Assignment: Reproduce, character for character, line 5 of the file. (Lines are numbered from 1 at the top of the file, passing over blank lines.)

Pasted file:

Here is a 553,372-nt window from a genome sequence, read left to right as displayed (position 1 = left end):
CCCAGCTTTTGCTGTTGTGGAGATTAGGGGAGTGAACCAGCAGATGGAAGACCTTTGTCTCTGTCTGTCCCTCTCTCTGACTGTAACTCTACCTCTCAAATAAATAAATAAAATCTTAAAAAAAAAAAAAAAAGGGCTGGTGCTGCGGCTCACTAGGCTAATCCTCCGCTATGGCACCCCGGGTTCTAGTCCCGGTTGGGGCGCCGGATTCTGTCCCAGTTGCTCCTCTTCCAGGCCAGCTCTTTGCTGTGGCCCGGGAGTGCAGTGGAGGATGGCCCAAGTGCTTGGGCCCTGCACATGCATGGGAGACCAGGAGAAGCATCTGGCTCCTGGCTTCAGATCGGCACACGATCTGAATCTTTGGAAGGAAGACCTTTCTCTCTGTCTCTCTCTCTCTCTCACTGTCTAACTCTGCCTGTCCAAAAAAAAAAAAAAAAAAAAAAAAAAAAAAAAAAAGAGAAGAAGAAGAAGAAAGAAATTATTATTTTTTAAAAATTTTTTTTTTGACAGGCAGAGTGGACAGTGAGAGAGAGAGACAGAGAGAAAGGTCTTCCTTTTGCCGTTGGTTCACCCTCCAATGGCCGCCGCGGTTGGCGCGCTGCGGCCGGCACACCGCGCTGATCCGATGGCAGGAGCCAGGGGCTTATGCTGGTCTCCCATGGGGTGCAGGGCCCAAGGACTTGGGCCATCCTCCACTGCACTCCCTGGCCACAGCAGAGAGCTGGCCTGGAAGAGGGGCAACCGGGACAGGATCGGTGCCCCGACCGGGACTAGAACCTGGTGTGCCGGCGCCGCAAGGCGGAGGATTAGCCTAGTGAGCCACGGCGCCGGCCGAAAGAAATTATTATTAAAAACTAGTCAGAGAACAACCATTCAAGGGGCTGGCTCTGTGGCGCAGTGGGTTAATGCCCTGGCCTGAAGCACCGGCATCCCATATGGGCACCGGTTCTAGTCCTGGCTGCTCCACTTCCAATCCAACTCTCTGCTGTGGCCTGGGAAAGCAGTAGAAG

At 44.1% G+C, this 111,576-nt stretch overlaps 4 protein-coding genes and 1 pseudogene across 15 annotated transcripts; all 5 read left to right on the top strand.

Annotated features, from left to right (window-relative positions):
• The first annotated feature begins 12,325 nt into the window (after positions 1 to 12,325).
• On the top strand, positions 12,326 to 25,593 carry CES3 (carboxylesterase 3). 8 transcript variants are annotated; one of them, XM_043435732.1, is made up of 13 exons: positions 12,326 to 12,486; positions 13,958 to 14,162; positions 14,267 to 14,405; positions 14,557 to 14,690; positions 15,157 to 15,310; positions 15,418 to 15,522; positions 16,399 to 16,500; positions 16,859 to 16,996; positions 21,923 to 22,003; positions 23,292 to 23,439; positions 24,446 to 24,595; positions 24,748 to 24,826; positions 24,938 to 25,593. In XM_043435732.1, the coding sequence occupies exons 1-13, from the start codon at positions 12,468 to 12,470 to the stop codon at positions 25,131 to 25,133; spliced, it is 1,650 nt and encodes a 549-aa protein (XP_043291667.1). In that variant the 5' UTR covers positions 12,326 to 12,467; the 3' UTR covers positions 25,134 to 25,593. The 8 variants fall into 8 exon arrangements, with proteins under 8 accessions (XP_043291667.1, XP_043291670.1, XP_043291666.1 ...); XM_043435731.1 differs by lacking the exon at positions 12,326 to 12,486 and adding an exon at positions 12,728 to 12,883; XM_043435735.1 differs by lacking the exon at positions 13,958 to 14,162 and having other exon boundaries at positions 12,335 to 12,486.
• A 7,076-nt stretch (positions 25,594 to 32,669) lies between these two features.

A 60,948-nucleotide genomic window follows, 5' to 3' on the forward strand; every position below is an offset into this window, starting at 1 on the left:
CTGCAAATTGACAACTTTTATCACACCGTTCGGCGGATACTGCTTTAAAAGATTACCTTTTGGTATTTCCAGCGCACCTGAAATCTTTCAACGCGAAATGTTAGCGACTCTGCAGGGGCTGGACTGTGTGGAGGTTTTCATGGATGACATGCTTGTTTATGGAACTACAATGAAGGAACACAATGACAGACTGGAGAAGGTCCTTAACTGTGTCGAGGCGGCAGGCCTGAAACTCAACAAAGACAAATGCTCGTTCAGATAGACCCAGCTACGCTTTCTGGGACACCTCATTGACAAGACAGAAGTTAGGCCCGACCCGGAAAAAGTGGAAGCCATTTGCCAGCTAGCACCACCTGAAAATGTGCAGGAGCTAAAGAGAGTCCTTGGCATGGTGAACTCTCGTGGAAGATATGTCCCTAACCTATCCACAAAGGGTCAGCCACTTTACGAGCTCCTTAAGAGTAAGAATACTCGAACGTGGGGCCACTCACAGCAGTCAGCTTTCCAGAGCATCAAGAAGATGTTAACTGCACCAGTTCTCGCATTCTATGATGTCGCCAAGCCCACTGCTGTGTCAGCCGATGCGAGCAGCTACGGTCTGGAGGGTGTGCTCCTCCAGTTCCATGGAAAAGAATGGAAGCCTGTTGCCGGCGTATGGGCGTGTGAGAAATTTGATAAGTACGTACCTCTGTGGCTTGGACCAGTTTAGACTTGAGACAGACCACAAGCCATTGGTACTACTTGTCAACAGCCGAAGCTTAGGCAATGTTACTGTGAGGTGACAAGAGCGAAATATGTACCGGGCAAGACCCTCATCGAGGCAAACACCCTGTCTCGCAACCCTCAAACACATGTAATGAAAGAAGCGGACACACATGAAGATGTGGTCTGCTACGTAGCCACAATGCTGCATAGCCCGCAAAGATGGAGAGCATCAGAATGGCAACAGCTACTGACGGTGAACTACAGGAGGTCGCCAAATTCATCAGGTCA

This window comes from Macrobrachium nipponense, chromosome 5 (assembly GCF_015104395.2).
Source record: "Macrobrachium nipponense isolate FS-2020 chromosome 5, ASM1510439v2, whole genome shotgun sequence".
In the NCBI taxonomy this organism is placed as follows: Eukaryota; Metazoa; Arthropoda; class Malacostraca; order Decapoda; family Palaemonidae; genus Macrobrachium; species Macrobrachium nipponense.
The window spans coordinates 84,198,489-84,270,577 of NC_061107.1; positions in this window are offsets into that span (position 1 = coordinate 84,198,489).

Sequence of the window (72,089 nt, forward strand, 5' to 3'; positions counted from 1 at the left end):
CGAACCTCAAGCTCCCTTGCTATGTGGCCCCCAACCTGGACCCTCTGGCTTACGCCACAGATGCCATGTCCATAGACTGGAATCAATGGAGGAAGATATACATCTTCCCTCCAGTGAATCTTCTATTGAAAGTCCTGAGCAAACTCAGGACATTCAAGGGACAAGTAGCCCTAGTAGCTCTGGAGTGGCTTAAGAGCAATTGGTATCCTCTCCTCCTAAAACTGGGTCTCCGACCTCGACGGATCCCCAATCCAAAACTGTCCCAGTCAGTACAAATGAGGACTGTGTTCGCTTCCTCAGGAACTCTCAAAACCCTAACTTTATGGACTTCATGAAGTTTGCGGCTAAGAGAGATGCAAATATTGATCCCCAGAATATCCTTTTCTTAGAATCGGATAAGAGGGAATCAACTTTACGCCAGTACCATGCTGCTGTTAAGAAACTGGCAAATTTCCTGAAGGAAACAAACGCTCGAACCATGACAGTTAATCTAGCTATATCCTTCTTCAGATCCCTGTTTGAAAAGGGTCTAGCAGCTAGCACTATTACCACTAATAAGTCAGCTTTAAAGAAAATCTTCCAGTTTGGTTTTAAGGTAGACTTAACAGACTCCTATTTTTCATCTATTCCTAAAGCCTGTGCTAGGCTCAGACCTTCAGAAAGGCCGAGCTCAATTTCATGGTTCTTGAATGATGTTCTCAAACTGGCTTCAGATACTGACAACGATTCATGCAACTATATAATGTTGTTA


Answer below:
• The first annotated feature begins 12,325 nt into the window (after positions 1 to 12,325).